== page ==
Meanwhile, in Iowa, newly elevated Gov. Kim Reynolds, who became the state’s chief executive after fellow Republican Terry Branstad was confirmed as Trump’s ambassador to China, has a 44-39 edge versus a generic Democrat in a month-old survey—neither great nor awful. This poll, conducted by 20-20 Insight, wasn’t commissioned with the governor’s race in mind, though. Rather, it was taken for Democrat Jim Mowrer, who unsuccessfully ran for Congress in both 2014 and 2016 and is considering a bid for secretary of state. In that contest, he leads GOP incumbent Paul Pate 38-33, but it’s still very early.
In both states, the Democratic field of candidates remains very unsettled, and it’s even possible Reynolds won’t be her party’s nominee next year as she faces a challenge, too. So that’s a good reminder that the kinds of numbers you see in these polls will likely change once we substitute an actual Democrat for a hypothetical one.
• CA-48, CO-06: In a paywalled piece at Politico, Scott Bland observes that the DCCC has steered clear of directly endorsing in House primaries so far this year, seemingly content to let the huge influx of Democratic candidates sort itself out on its own. However, notes Bland, New Mexico Rep. Ben Ray Lujan, who chairs the committee, has made donations to half a dozen challengers via his personal PAC, and in a couple of cases, these recipients’ races feature contested primaries. Of course, we can’t know if Lujan’s support actually foretells future D-Trip involvement—it may just be that both of these races will play without with any D.C.-directed effort to pick winners—but for now, here’s what we know.
One beneficiary of Lujan’s largesse is biologist Hans Keirstead, who is running against GOP Rep. Dana Rohrabacher in California’s 48th District—as are at least three other notable Democrats. The roster includes businessman Harley Rouda, architect Laura Oatman, and Nestlé executive Michael Kotick. Keirstead, Rouda, and Oatman all raised between $103,000 and $133,000 in the second quarter of the year, while Kotick only entered the race recently, so there’s no obvious frontrunner. This is a district where Democrats will want to consolidate behind one standard-bearer, though, lest they risk getting locked out of the general electionthanks to California’s top-two primary and the presence of a second, self-funding Republican candidate.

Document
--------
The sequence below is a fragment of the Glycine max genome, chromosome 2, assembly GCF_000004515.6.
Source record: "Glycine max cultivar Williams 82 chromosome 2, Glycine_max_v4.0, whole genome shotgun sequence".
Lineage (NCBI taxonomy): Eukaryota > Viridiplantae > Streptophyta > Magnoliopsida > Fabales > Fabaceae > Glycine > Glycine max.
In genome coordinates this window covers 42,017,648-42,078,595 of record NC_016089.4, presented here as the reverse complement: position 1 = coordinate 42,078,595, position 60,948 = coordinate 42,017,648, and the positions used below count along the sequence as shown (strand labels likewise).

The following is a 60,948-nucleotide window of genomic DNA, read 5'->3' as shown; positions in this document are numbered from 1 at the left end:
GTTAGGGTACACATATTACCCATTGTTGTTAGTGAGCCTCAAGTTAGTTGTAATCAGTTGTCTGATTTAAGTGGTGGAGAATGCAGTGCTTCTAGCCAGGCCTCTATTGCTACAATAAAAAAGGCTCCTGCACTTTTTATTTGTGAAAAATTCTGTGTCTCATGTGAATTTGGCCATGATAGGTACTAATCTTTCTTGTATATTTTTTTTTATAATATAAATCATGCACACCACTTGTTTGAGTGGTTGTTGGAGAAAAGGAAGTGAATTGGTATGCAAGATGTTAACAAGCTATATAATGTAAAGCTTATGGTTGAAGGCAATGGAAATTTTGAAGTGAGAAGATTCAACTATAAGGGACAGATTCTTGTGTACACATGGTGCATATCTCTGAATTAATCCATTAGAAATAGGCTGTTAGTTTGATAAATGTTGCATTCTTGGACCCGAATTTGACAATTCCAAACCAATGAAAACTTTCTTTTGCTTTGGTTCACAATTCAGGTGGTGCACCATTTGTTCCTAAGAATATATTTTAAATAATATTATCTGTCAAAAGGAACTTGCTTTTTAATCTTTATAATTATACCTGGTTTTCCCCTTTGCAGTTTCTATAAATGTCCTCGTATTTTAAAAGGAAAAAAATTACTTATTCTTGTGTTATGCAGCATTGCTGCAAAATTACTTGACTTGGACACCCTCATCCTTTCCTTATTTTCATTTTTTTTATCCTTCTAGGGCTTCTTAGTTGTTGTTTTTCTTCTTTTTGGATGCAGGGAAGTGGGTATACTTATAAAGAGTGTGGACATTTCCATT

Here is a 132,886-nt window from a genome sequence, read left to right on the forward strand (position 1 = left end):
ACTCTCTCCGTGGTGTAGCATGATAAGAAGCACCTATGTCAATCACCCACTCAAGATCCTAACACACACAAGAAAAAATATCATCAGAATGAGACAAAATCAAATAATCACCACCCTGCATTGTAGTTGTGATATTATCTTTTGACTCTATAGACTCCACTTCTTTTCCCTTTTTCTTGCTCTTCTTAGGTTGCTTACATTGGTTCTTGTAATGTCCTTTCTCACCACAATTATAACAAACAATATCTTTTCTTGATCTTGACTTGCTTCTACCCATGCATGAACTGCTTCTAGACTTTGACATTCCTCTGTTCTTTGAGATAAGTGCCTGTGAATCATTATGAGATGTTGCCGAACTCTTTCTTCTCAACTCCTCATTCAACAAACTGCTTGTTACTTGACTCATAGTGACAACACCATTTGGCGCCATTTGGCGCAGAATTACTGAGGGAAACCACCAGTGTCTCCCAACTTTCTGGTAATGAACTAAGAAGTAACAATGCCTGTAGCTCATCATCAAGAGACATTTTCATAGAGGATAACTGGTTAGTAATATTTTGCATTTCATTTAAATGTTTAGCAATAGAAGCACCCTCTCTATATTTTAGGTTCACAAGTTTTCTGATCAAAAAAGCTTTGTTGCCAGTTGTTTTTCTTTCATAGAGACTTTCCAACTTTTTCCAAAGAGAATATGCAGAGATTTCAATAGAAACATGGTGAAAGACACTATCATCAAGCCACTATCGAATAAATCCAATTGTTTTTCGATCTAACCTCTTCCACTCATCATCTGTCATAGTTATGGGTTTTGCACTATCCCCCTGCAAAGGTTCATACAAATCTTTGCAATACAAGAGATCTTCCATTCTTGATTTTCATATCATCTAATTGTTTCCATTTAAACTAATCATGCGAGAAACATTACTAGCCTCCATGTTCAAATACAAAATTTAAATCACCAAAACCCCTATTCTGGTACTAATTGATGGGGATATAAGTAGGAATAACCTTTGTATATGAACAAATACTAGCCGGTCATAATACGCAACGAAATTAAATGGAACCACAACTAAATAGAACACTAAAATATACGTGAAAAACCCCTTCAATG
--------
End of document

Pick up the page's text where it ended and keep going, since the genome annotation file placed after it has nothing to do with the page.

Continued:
The other person facing a competitive primary who’s earned Lujan’s seal of approval is attorney and Army veteran Jason Crow in Colorado’s 6th District. Crow far outraised the only other Democrat who announced before the end of the quarter, attorney Dave Aarestad, but former Department of Energy official Levi Tillemann joined the race late last month, while state Sen. Rhonda Fields has reportedly spoken to EMILY’s List about a bid. For their part, Republicans have been treating Crow like the leading contender: GOP Rep. Mike Coffman has repeatedly tried to troll Crow and his supporters, to little avail.
• IN-06: With GOP Rep. Luke Messer finally kicking off his long-expected bid for Senate, the race for his southeastern Indiana congressional seat is now getting underway. The first candidate to announce is state Sen. Mike Crider, who joined the Republican primary on Thursday. The biggest name we’re waiting to hear from, though, belongs to Greg Pence, brother of Mike, who has not ruled out a bid. The 6th District voted for Trump by a punishing 68-27 margin, so all the action here will be on the GOP side.
• IN-09: This week, Indiana University professor Liz Watson, who served as a senior Democratic staffer on the U.S. House’s Committee on Education and the Workforce, entered the race to face GOP Rep. Trey Hollingsworth. This southern Indiana seat backed Trump 61-34, though the carpetbagging Hollingsworth won his first term by a considerably smaller, but still not close, 54-40 margin.
• NJ-11: Democrat Al Anthony, a town councilor in Livingston (population: 27,000) is the latest Democrat to express interest in challenging longtime GOP Rep. Rodney Frelinghuysen. However, unnamed sources tell Insider NJ that Anthony won’t run if Assemblyman John McKeon does.
• Statehouse Action: This Week In Statehouse Action: Bills’ and Laws’ Excellent Adventures edition features a landmark Democratic win in New Hampshire, a redistricting blast from the past in Wisconsin, bathroom bill flashbacks, bad time travel jokes, and more!